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Introduction to FUNCTION - Oracle

This is part 13 of a series of articles focusing on database interactions with Oracle PL/SQL. In my previous article, we concentrated on procedures and discussed some issues of variable scoping with respect to sub-programs. In this article we proceed with some tips on using procedures together with the introduction to functions.

TABLE OF CONTENTS:
  1. Database Interaction with PL/SQL: Sub-programs in Depth
  2. Sub-programs interacting with an Oracle database
  3. Procedures with parameters
  4. Using %ROWTYPE in parameter declarations
  5. Introduction to FUNCTION
By: Jagadish Chatarji
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August 16, 2005

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In my previous article, I introduced the concept of FUNCTION, but not in depth. A FUNCTION is also a type of sub-program. It is very similar to PROCEDURE. A PROCEDURE doesn’t return any value back to the main program. But a FUNCTION does return back. A PROCEDURE is used for one way communication from the main program. That means you can only send values (in the form of parameters) from the main program to the PROCEDURE. But in turn, the PROCEDURE doesn’t send anything back the main program.

A FUNCTION is used for two way communication. It can accept values through parameters from the main program and also send information back to the main program. The syntax of a FUNCTION is very similar to that of a PROCEDURE except that we need to define its RETURN data type as well. The following is a demonstration.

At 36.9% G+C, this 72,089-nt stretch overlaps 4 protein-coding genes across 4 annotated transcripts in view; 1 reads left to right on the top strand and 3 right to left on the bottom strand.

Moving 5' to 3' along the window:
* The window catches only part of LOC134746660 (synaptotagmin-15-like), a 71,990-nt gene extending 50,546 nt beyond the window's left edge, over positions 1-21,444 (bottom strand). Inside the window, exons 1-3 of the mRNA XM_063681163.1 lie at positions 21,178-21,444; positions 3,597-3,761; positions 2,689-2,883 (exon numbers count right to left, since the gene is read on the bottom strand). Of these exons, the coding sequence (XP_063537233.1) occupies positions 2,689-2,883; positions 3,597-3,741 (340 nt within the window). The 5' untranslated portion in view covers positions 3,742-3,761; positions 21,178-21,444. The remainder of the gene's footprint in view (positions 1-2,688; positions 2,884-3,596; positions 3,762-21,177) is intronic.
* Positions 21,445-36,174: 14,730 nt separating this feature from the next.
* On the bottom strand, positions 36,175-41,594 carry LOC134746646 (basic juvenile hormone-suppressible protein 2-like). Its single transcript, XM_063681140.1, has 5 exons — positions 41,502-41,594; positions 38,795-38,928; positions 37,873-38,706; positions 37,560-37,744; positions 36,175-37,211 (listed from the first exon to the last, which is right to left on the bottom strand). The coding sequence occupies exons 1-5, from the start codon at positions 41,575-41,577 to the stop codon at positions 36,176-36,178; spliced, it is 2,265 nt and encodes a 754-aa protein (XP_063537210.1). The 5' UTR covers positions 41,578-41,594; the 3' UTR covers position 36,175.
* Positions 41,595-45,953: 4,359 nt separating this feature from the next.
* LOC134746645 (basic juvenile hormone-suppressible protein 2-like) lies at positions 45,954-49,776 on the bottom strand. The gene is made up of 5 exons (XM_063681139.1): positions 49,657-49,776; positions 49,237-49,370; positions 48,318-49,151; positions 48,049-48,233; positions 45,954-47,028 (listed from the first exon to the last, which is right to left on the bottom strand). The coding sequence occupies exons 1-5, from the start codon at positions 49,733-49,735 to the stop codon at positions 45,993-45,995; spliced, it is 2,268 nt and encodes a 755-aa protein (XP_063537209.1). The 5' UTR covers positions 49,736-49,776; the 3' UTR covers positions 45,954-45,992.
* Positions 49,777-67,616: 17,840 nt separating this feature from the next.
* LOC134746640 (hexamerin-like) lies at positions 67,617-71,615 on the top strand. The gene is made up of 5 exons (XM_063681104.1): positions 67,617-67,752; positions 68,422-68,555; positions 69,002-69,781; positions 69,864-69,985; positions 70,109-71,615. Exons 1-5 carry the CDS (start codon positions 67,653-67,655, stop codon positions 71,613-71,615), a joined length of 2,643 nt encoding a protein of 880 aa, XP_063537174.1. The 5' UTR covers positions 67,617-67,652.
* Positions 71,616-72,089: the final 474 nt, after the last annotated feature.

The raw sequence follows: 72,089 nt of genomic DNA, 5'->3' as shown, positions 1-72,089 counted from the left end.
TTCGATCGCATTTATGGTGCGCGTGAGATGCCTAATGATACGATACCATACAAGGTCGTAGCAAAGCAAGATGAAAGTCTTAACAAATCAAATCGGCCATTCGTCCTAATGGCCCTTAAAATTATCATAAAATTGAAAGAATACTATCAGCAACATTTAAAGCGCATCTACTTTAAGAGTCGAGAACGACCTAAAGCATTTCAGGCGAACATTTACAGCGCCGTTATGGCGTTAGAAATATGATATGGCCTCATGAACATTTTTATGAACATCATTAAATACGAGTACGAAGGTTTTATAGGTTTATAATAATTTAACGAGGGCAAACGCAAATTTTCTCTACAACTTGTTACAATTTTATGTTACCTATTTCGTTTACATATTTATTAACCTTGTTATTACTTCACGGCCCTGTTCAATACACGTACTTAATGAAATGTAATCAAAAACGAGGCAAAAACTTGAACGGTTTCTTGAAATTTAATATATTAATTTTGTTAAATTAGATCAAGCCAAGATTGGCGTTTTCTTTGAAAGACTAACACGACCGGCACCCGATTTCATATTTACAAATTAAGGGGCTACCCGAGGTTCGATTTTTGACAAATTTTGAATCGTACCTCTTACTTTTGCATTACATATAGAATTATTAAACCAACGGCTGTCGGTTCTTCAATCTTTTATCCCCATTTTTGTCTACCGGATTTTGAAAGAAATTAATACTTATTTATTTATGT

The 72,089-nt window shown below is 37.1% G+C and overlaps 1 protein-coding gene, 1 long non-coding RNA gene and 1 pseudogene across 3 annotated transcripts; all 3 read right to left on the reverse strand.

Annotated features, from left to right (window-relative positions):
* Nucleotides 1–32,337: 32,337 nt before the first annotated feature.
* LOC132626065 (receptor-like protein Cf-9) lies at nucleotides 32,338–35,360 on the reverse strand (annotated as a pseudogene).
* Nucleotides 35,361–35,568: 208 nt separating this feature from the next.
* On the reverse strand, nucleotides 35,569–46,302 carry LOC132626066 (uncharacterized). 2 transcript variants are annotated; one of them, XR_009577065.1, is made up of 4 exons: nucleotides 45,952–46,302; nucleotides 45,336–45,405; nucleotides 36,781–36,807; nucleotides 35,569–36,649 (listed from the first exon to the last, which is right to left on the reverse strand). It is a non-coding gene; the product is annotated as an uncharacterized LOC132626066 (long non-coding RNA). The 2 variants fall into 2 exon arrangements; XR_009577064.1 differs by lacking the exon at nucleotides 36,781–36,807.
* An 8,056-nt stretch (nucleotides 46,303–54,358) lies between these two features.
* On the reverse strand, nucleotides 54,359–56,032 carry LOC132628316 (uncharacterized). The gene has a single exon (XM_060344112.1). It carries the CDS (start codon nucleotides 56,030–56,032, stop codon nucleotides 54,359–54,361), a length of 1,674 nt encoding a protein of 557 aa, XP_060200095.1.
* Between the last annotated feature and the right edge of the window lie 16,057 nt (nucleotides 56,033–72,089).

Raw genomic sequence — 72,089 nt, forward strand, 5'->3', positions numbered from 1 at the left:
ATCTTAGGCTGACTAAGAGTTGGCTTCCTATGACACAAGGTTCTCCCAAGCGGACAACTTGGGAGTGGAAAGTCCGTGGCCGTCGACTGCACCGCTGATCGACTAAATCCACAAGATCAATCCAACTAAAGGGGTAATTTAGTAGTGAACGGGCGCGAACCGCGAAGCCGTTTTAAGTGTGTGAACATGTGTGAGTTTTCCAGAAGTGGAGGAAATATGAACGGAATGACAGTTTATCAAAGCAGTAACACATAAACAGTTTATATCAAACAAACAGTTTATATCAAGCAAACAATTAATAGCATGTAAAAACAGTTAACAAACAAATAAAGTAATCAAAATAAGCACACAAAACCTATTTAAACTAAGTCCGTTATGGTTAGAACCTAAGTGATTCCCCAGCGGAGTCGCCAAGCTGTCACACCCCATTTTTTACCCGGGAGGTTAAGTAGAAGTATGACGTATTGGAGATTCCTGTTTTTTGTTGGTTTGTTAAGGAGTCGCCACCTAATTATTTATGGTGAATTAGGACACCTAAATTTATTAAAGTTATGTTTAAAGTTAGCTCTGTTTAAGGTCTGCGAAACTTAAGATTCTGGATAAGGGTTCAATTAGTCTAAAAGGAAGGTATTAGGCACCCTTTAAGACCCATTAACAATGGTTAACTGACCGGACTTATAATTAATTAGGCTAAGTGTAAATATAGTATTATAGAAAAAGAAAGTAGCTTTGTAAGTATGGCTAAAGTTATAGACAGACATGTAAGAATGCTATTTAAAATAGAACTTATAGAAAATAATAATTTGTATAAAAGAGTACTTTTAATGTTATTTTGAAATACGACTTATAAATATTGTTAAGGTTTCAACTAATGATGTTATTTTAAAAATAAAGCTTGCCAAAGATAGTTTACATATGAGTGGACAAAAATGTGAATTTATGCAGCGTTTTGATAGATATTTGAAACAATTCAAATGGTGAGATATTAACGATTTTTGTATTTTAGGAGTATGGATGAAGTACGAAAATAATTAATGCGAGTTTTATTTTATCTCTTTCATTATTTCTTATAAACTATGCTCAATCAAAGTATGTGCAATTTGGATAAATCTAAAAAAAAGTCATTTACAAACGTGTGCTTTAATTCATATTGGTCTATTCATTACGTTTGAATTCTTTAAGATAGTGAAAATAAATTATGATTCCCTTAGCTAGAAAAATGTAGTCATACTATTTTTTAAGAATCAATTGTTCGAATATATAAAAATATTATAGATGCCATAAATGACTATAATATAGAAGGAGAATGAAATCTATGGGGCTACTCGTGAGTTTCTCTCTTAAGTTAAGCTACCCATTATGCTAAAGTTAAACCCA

declare

            x          number;

            function getSum(a number, b number) return number is

                        c          number;

            begin

                        c := a + b;

                        return c;

            end;

BEGIN

            x := getSum(10,20);

            dbms_output.put_line('Sum = ' || x);     

END;

From the above program, ‘x’ is a variable declared in the main program, ‘c’ is a variable declared within a function (it can be used only locally within a function), and ‘a’ and ‘b’ are parameters of the function (even these can be used only locally within function).

The first statement in the main program is as follows:

            x := getSum(10,20);

The above statement actually calls the function ‘getSum’ with two values, 10 and 20. Those two values gets passed (or assigned) to ‘a’ and ‘b’ of the function ‘getSum’ respectively. Within the function, I am calculating ‘c’ and finally returning it back to the main program using the ‘return’ statement. The data type of a value being returned back to the main program (in this case, the data type of ‘c’) should be defined as the ‘return’ data type within the function declaration. The rest is same.



 
 
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